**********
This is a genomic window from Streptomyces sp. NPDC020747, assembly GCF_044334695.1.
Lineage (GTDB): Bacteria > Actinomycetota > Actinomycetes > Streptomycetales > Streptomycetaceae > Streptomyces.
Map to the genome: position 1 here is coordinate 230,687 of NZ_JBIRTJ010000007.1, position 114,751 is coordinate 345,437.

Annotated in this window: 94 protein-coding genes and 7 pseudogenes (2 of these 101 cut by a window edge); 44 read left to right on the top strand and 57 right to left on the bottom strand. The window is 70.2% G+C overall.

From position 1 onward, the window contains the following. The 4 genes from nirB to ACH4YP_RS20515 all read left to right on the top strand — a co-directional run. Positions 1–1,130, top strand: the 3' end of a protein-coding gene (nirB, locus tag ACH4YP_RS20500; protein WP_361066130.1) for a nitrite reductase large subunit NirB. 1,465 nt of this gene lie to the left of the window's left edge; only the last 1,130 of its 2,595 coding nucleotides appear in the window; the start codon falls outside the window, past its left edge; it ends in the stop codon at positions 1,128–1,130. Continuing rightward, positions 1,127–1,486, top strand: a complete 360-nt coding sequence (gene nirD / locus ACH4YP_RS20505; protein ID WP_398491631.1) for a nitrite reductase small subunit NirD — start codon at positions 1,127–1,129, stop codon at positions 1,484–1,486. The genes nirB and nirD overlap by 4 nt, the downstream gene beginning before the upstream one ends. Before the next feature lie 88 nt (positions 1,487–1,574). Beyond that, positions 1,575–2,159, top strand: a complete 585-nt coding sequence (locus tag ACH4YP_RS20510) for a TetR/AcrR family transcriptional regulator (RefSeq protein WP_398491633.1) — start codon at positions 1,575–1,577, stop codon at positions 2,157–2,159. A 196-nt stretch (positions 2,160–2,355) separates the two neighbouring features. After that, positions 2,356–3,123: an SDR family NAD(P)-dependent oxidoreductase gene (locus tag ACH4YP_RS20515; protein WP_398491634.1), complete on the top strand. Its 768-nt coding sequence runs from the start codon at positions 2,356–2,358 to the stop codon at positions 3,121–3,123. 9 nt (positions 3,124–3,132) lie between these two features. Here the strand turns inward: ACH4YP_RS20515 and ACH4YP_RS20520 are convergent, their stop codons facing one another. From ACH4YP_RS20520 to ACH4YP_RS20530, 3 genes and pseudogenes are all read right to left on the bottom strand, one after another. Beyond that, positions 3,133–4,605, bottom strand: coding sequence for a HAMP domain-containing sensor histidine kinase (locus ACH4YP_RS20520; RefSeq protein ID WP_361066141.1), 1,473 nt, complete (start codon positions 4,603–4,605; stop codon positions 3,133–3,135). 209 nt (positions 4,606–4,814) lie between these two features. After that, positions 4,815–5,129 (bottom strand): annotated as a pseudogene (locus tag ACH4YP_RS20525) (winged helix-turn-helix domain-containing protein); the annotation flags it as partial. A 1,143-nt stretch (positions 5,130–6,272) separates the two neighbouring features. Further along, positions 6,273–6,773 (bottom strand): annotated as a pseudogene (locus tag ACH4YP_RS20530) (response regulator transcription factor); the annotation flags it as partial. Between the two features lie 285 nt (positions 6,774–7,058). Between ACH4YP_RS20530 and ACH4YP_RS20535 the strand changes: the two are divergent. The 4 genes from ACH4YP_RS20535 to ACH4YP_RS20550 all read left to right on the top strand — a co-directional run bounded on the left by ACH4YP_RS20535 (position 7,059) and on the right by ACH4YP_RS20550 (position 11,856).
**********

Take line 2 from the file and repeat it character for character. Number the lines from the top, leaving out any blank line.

Lineage (GTDB): Bacteria > Actinomycetota > Actinomycetes > Streptomycetales > Streptomycetaceae > Streptomyces.